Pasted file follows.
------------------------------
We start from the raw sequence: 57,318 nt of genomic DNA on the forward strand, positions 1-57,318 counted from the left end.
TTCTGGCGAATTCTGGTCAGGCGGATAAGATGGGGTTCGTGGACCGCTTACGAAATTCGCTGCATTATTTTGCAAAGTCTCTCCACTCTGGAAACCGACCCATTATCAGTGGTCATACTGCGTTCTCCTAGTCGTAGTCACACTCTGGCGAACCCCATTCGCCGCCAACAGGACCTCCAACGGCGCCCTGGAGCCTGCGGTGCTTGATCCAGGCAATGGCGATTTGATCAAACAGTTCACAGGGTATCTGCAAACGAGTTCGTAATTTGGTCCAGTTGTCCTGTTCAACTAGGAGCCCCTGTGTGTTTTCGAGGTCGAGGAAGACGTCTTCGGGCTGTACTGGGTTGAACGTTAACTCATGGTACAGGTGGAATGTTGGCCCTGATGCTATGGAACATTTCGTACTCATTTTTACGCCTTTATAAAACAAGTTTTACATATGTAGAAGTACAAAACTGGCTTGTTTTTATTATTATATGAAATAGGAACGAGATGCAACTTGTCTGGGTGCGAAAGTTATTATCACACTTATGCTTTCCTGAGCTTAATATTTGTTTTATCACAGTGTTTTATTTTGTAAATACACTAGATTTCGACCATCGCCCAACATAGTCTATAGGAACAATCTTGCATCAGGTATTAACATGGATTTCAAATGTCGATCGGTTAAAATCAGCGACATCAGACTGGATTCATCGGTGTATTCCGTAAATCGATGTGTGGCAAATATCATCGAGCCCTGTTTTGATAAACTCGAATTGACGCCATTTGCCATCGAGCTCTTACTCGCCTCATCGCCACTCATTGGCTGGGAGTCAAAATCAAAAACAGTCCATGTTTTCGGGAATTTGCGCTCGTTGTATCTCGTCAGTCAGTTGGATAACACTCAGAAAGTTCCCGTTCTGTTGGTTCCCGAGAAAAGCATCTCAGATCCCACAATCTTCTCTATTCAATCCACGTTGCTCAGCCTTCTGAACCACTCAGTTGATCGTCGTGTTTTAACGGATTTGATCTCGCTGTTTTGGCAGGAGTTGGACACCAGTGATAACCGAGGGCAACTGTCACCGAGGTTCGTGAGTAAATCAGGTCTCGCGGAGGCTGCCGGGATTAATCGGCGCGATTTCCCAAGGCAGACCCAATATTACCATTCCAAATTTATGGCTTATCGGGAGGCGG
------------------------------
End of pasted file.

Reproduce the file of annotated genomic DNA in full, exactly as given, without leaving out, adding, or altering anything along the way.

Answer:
We start from the raw sequence: 57,318 nt of genomic DNA on the forward strand, positions 1-57,318 counted from the left end.
TTCTGGCGAATTCTGGTCAGGCGGATAAGATGGGGTTCGTGGACCGCTTACGAAATTCGCTGCATTATTTTGCAAAGTCTCTCCACTCTGGAAACCGACCCATTATCAGTGGTCATACTGCGTTCTCCTAGTCGTAGTCACACTCTGGCGAACCCCATTCGCCGCCAACAGGACCTCCAACGGCGCCCTGGAGCCTGCGGTGCTTGATCCAGGCAATGGCGATTTGATCAAACAGTTCACAGGGTATCTGCAAACGAGTTCGTAATTTGGTCCAGTTGTCCTGTTCAACTAGGAGCCCCTGTGTGTTTTCGAGGTCGAGGAAGACGTCTTCGGGCTGTACTGGGTTGAACGTTAACTCATGGTACAGGTGGAATGTTGGCCCTGATGCTATGGAACATTTCGTACTCATTTTTACGCCTTTATAAAACAAGTTTTACATATGTAGAAGTACAAAACTGGCTTGTTTTTATTATTATATGAAATAGGAACGAGATGCAACTTGTCTGGGTGCGAAAGTTATTATCACACTTATGCTTTCCTGAGCTTAATATTTGTTTTATCACAGTGTTTTATTTTGTAAATACACTAGATTTCGACCATCGCCCAACATAGTCTATAGGAACAATCTTGCATCAGGTATTAACATGGATTTCAAATGTCGATCGGTTAAAATCAGCGACATCAGACTGGATTCATCGGTGTATTCCGTAAATCGATGTGTGGCAAATATCATCGAGCCCTGTTTTGATAAACTCGAATTGACGCCATTTGCCATCGAGCTCTTACTCGCCTCATCGCCACTCATTGGCTGGGAGTCAAAATCAAAAACAGTCCATGTTTTCGGGAATTTGCGCTCGTTGTATCTCGTCAGTCAGTTGGATAACACTCAGAAAGTTCCCGTTCTGTTGGTTCCCGAGAAAAGCATCTCAGATCCCACAATCTTCTCTATTCAATCCACGTTGCTCAGCCTTCTGAACCACTCAGTTGATCGTCGTGTTTTAACGGATTTGATCTCGCTGTTTTGGCAGGAGTTGGACACCAGTGATAACCGAGGGCAACTGTCACCGAGGTTCGTGAGTAAATCAGGTCTCGCGGAGGCTGCCGGGATTAATCGGCGCGATTTCCCAAGGCAGACCCAATATTACCATTCCAAATTTATGGCTTATCGGGAGGCGG